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Americans deserve answers about Afghanistan from President Obama
But they heard the president tell Chinese students in Shanghai last week that "the greatest threat to the United States' security are the terrorist networks like al-Qaeda." And they are asking, "If that's so, why is Obama choosing Afghanistan as the place to declare America all-in?" Or to, as the president put it, "finish the job"?
They know that al-Qaeda is an international terrorist organization out to destroy the United States. The Sept. 11, 2001, attacks, the bombing of the World Trade Center, and the bombings of American embassies and the USS Cole all speak to that. They also know that al-Qaeda is waging global jihad, launching plots in Europe.
They want to know whether denying al-Qaeda a base in Afghanistan will secure America against attacks. That is what Obama, after weeks of study, seems to think. But what happens if, in the face of an U.S. escalation in Afghanistan, al-Qaeda moves its terrorist network to Pakistan or beyond? Will U.S. forces follow?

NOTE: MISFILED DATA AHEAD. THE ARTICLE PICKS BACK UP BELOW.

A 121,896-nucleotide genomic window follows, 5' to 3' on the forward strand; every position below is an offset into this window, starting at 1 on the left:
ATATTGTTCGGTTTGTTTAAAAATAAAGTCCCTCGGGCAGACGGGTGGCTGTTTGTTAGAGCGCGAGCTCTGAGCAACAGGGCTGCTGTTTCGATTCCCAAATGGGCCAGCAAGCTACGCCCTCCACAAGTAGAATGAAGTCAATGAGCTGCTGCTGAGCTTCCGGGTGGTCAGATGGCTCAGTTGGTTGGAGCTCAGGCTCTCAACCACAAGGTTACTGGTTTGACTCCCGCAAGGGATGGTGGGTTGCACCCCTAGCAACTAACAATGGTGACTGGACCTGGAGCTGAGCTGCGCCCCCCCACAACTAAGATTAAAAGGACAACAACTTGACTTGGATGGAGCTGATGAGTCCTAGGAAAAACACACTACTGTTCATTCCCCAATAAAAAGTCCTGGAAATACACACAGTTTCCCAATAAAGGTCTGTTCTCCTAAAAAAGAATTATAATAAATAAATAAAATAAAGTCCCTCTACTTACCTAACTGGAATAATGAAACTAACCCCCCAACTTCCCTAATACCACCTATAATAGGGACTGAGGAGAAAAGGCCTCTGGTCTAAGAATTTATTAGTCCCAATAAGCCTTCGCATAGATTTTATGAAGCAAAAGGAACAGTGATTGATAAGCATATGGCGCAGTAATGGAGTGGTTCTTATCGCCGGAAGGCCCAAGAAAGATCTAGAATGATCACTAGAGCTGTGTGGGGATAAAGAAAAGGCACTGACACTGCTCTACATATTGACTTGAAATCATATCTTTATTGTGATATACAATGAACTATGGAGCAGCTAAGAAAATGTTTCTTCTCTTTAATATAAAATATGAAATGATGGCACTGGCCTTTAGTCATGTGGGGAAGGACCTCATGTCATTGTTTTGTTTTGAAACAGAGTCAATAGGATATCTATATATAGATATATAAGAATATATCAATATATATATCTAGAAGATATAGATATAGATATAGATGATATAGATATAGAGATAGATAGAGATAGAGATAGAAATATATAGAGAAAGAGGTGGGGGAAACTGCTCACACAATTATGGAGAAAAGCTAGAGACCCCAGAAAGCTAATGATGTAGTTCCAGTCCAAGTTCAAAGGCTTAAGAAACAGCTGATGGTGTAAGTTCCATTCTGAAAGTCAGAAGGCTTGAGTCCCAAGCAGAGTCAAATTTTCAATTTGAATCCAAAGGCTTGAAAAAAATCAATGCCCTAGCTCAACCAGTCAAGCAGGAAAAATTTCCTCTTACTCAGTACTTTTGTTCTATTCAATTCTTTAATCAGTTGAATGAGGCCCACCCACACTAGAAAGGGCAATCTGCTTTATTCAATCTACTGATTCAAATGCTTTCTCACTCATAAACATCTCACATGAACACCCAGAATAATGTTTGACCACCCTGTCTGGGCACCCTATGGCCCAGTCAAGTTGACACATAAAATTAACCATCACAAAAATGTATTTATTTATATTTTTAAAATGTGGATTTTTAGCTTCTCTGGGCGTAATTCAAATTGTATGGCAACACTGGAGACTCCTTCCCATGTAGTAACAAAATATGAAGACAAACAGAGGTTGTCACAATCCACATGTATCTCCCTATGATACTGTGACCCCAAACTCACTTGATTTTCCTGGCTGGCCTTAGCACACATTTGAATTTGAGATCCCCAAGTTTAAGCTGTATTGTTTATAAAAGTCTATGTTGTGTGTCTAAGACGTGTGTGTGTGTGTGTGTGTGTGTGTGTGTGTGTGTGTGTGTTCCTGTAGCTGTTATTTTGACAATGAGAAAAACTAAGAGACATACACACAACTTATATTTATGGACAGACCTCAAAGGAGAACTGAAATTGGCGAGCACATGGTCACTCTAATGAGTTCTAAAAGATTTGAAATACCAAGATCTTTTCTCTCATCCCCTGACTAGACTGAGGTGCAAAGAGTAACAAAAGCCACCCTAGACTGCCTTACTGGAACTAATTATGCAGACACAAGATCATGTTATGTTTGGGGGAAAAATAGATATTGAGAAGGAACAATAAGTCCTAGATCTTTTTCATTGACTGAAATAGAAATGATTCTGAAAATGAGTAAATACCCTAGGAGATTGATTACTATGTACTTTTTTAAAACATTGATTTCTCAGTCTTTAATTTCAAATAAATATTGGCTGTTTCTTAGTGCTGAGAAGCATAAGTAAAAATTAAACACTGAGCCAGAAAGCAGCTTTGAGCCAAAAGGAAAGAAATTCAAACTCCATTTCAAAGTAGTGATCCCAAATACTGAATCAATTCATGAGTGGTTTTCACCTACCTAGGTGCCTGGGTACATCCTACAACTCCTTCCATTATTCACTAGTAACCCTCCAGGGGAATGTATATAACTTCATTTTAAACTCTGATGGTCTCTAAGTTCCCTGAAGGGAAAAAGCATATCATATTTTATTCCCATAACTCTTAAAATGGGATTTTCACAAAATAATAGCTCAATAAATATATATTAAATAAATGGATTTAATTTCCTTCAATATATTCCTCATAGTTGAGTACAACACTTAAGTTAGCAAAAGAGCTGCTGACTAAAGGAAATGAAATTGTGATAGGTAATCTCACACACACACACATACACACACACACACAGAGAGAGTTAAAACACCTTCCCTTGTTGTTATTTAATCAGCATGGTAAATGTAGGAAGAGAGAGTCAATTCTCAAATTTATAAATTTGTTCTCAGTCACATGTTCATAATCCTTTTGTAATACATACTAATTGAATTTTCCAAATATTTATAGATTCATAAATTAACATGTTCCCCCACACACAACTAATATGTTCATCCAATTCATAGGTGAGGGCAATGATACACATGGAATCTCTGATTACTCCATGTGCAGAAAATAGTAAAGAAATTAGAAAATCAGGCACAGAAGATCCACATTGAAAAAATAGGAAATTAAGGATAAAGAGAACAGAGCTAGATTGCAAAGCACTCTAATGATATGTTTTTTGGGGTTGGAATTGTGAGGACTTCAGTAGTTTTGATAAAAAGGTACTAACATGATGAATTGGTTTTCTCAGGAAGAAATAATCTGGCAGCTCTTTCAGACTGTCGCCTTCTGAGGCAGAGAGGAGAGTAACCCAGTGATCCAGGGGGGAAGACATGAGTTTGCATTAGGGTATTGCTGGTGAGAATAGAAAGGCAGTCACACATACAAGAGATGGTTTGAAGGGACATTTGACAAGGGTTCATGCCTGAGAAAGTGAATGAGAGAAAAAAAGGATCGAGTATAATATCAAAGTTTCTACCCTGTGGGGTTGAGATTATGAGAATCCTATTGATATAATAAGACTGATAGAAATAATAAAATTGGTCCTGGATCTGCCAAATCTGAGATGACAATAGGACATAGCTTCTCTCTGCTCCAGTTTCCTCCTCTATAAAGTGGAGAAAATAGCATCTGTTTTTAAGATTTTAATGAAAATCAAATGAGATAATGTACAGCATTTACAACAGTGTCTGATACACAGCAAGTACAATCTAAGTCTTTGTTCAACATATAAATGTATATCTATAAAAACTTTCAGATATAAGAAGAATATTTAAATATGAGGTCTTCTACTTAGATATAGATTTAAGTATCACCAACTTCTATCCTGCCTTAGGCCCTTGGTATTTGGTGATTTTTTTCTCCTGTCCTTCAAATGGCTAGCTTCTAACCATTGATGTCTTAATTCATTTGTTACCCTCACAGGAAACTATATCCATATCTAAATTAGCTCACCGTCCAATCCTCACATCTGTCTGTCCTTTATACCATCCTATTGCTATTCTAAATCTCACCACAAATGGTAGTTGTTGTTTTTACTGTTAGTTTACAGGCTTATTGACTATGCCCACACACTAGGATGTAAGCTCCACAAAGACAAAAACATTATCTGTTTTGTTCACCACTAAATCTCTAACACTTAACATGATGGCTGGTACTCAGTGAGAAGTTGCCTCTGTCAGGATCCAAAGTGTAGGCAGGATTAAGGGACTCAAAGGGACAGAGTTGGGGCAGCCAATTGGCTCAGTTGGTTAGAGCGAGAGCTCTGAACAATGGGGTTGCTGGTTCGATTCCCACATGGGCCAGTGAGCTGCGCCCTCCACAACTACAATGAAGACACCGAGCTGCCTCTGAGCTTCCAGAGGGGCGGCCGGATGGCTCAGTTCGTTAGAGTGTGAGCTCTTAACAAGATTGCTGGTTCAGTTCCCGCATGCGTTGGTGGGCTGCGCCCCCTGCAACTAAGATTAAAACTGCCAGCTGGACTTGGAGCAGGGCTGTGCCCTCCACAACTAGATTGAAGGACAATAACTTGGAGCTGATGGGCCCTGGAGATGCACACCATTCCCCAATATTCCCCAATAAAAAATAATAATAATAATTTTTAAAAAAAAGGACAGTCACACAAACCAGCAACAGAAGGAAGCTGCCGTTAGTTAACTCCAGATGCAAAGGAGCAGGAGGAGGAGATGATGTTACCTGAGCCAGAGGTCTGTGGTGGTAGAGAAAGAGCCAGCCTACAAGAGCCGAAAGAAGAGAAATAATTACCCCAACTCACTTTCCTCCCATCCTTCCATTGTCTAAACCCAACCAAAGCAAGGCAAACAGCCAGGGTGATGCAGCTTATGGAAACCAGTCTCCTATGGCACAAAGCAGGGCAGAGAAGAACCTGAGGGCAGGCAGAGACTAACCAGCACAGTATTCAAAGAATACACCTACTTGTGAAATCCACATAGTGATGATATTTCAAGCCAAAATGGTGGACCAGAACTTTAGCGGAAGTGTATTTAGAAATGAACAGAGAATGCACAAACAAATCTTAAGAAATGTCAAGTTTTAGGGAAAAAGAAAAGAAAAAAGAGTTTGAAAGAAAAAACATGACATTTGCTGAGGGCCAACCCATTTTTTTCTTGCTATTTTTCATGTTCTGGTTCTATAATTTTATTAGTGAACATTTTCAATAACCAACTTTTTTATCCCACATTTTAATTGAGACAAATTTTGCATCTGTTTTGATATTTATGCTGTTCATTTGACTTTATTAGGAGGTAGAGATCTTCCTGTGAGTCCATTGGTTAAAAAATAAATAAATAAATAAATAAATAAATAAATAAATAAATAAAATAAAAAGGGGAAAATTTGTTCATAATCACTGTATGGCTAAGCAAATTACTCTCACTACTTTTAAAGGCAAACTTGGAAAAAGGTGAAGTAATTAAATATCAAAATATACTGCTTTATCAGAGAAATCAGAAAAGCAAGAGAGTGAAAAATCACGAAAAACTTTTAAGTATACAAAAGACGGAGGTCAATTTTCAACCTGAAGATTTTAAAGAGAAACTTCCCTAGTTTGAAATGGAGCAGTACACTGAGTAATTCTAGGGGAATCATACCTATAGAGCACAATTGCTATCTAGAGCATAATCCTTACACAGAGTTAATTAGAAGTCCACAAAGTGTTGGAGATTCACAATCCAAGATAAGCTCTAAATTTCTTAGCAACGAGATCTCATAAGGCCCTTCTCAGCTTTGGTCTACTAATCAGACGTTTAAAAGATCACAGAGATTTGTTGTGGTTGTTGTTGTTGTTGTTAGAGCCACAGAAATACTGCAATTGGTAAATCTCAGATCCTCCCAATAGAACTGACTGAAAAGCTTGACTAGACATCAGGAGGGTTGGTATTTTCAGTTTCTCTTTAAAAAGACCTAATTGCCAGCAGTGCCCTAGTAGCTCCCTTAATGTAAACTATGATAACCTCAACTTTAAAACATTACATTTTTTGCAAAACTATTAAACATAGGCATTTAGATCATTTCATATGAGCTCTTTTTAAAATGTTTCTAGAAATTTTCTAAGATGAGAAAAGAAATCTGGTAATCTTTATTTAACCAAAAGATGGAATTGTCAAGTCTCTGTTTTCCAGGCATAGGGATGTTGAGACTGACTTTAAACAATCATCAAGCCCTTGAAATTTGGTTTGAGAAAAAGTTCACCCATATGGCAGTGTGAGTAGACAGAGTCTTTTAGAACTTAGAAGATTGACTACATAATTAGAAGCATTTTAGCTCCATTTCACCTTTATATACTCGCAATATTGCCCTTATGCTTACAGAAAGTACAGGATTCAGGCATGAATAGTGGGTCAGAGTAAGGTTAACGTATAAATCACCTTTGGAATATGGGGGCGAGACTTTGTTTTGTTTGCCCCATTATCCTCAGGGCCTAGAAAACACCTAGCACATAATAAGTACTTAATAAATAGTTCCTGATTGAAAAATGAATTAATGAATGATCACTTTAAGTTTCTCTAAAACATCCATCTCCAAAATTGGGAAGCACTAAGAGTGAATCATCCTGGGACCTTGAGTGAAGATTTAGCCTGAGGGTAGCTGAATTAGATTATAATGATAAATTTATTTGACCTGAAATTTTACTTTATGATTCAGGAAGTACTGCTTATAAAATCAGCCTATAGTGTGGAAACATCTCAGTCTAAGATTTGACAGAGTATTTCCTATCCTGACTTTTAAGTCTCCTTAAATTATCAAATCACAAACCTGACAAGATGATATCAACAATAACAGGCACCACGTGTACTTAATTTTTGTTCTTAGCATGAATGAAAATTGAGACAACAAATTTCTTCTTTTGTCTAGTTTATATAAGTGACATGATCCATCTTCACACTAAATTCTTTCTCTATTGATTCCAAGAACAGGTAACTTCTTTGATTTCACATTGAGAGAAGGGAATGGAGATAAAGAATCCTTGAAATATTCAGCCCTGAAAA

Washington's intelligentsia may know the answer. The rest of the country should know, too. Obama is accountable to the men and women who hired him, not to his war council, Washington think tanks or editorial pages.
And that gets us to a fear that is growing among some of the president's most ardent supporters: that Barack Obama, the fresh, think-outside-the-box leader brimming with energy and new ideas, has entered the White House and gone native.
Suspicion is spreading that Obama has lost some of the character that made him special; that he has taken on the ways of this town, thinking in conventional terms dictated by a brain trust and self-serving, entrenched Washington interests that make this city go 'round.
That development, if true, would be as disastrous to the Obama presidency as a military miscalculation.